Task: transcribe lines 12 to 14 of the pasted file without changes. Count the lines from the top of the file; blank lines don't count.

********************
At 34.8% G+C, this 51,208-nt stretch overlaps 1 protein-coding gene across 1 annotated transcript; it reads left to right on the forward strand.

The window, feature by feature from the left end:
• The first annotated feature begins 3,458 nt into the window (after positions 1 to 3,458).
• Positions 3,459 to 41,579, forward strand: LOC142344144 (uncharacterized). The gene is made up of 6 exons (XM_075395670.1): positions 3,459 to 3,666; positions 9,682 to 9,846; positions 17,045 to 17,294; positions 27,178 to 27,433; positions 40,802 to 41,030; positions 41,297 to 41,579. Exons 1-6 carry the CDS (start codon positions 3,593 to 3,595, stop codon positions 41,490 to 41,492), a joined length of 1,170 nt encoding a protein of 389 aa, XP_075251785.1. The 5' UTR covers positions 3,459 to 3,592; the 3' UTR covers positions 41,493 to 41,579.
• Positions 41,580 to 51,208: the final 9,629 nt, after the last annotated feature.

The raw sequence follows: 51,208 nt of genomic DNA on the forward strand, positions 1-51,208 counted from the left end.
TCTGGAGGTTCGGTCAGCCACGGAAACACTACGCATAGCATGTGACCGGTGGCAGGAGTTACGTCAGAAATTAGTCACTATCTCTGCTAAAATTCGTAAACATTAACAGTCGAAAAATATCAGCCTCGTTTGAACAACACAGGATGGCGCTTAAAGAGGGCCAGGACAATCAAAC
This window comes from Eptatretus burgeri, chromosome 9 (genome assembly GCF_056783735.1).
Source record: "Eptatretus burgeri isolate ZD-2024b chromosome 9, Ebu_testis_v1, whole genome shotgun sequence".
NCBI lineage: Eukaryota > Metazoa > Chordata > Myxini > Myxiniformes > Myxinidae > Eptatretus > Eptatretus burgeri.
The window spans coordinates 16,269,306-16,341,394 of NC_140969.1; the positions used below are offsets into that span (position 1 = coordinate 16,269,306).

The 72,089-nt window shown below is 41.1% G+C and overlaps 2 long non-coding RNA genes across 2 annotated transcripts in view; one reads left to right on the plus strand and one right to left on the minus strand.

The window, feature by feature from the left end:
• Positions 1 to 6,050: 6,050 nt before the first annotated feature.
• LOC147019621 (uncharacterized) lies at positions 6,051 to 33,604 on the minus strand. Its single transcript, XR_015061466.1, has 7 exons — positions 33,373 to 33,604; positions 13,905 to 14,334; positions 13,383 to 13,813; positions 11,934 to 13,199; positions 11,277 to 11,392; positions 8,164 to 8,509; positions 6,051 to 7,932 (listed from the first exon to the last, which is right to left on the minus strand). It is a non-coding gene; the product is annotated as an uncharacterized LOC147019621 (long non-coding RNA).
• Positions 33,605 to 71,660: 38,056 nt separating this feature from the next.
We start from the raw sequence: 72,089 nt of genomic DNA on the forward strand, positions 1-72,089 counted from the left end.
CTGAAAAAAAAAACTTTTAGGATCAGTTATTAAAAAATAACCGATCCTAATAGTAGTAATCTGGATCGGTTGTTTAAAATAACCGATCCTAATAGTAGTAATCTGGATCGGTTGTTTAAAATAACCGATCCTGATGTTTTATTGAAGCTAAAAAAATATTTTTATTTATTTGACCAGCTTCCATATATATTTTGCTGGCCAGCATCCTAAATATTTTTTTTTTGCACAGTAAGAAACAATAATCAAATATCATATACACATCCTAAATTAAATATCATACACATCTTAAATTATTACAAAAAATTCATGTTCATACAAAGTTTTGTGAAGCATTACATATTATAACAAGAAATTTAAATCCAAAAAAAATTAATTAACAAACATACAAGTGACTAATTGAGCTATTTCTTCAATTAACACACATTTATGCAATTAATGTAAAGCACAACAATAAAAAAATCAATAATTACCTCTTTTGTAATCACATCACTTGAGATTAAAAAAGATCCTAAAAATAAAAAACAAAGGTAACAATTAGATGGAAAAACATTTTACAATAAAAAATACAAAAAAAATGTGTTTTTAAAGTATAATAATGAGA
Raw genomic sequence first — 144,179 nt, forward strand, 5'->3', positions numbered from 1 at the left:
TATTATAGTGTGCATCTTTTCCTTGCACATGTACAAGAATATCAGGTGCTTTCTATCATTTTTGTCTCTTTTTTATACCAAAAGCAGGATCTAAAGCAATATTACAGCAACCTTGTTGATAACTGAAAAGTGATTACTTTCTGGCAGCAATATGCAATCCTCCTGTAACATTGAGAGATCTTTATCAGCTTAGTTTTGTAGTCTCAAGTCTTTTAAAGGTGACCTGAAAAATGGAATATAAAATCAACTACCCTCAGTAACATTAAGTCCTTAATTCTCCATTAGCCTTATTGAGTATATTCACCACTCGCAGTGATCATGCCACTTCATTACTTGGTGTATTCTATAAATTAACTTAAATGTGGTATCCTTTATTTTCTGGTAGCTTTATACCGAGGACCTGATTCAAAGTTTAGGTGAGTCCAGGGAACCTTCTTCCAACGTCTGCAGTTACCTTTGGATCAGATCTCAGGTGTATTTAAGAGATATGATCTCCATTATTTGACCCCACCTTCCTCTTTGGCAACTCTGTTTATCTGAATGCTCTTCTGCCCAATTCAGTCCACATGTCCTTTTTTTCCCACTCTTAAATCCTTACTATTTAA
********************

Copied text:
The 72,089-nt window shown below is 41.1% G+C and overlaps 2 long non-coding RNA genes across 2 annotated transcripts in view; one reads left to right on the plus strand and one right to left on the minus strand.

The window, feature by feature from the left end:
• Positions 1 to 6,050: 6,050 nt before the first annotated feature.